I’ve heard a lot of people say that, in a confrontational situation, all they think they’d need to do is to flash their gun at the aggressor and that would be enough to get them to back down. Without going into specific scenarios, what is the dividing line between both pulling your weapon, and actually using your weapon?
Flashing your gun at three armed men that are jacked up on adrenalin and God knows what else, is not going diffuse anything, it’s gonna be kind of like throwing a bucket of kerosene on an open flame. You don’t trigger a gunfight in a place of business with multiple innocents there.
What you’ve got here, and I pretty much hate to say it, but you pretty much have to go with the history and the odds. And the history of it is, most of the time, the armed robber takes the money and leaves. Us doing something that might trigger a gunfight actually makes the situation worse.
If there has been a string of armed robberies where, let’s say, three guys in green masks have herded everyone into the back room and shot them, and you’re in a Starbucks and three guys walk in wearing green masks, we have an entirely different situation. If your reading of the situation is this guy is out-of-control dangerous, he’s gonna start pulling that trigger any second, I’ve got to stop him, then that’s probably what you need to go with.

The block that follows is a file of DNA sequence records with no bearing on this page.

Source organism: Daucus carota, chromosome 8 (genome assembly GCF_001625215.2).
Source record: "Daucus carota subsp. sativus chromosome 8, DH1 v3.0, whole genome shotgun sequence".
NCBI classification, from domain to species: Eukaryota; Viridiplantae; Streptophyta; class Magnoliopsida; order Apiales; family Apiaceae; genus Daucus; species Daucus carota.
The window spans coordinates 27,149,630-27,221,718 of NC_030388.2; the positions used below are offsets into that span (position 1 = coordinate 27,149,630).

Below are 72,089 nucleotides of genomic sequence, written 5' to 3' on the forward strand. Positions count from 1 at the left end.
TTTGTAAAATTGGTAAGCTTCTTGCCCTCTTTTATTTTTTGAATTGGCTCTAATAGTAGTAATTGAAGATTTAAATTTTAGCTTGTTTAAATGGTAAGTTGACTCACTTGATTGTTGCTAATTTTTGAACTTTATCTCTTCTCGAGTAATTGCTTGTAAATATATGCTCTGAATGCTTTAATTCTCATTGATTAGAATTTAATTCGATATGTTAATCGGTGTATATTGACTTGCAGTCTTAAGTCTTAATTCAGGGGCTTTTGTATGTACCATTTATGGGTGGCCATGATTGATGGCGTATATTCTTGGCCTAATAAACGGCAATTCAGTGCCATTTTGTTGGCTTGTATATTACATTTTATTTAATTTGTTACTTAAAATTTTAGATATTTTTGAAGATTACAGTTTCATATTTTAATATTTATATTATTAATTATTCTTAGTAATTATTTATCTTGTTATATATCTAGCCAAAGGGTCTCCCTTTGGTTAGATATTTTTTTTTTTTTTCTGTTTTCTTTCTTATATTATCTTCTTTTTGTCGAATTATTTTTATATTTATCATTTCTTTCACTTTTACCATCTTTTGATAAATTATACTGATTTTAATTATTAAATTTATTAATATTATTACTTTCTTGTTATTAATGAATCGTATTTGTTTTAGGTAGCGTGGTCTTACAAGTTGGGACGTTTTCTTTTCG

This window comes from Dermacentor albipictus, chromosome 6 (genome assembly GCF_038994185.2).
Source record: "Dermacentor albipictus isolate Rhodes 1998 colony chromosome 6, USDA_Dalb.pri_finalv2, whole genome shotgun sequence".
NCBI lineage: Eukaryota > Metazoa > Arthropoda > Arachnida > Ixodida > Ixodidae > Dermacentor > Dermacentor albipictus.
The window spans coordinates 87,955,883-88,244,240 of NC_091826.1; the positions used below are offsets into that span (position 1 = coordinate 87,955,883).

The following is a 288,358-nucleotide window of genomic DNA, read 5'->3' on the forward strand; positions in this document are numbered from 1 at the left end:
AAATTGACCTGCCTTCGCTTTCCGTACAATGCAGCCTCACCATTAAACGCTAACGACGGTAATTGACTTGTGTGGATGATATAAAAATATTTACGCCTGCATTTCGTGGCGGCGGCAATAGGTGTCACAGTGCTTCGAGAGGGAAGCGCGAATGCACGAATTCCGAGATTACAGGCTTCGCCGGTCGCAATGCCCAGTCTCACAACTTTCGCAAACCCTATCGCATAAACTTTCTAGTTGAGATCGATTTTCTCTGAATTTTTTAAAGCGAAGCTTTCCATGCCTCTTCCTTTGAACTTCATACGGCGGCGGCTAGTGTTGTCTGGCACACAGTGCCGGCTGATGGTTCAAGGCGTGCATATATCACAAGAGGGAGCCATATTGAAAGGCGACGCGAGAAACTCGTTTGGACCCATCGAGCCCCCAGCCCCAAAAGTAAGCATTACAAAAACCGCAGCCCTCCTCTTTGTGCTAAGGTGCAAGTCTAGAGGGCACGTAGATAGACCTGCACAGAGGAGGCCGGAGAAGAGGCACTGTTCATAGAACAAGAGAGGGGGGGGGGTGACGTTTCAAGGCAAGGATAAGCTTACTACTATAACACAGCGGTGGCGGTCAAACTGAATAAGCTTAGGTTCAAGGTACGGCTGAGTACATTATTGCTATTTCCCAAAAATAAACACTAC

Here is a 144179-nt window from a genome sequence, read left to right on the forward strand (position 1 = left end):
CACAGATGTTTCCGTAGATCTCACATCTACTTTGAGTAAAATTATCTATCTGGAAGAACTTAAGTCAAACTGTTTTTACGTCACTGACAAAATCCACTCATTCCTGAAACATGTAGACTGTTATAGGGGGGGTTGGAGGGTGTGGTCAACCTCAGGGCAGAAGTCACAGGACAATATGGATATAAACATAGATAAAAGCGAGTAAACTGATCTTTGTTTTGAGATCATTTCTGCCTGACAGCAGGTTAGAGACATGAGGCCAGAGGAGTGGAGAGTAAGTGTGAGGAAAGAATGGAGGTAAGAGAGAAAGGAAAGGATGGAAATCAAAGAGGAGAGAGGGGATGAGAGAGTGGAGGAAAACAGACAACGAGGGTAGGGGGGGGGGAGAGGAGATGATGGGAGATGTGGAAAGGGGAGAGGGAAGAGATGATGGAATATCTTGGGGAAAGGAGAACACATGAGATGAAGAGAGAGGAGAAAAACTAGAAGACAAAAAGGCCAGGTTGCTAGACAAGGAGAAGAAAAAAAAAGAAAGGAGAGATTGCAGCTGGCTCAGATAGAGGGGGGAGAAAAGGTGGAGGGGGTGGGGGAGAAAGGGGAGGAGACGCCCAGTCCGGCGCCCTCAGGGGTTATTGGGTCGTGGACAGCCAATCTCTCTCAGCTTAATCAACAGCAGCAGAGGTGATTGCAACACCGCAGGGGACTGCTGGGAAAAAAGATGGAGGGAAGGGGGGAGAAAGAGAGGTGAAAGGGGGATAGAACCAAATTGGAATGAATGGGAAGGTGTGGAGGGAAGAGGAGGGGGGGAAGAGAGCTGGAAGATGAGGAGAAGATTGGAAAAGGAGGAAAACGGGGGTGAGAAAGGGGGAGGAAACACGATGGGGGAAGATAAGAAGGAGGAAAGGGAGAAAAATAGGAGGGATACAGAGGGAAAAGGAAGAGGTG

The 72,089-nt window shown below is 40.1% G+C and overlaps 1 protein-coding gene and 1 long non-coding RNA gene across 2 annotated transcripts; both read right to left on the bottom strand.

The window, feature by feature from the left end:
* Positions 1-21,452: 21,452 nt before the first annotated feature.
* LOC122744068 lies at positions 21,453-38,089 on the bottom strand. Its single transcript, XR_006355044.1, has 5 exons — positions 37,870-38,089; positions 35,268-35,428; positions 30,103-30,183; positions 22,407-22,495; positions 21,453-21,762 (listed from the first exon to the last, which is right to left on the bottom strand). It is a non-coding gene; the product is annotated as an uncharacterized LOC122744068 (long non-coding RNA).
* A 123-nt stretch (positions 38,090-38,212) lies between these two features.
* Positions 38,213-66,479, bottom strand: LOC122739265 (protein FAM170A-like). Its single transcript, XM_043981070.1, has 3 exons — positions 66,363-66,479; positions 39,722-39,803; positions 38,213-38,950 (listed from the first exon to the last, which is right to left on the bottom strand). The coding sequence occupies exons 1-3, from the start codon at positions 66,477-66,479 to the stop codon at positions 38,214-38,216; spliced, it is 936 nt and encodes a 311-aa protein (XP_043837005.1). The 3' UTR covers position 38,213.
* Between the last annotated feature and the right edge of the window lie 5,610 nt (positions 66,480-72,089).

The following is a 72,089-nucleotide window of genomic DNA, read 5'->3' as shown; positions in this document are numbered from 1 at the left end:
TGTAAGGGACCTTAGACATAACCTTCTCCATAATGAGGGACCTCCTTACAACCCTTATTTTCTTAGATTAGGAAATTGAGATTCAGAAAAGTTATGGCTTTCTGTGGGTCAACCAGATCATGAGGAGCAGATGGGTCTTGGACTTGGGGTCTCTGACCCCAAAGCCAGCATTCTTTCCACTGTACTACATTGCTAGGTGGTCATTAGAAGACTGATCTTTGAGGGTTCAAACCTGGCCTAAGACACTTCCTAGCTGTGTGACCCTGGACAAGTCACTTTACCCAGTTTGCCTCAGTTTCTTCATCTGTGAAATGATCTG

Most of the time, if you had two professionals in that Starbucks, one says “look they’re robbing the barrista,” and nobody’s being pistol-whipped, the money is being handed over, the other one will probably say, “Yes, they are. How’s your latte?”
As someone who’s of above average size – I’m 6’4” and weigh over 240 lbs. – I’ve always worried that I’ll be perceived as the ‘bad guy‘ in any confrontation with an aggressor who’s smaller than I am. How can someone who’s physically imposing deal with a self-defense situation and not find themselves prosecuted simply because they are so much larger than the assailant?
Well, first, there’s nothing in the law that states that little people are allowed to attack big people with knives. The other guy’s the assailant, the other guy’s armed with a deadly weapon. I would definitely draw the gun, because, number one, anyone trained in the knife, will tell you, if you try to disarm a guy with a knife, you are going to be cut, the only question is “how bad.”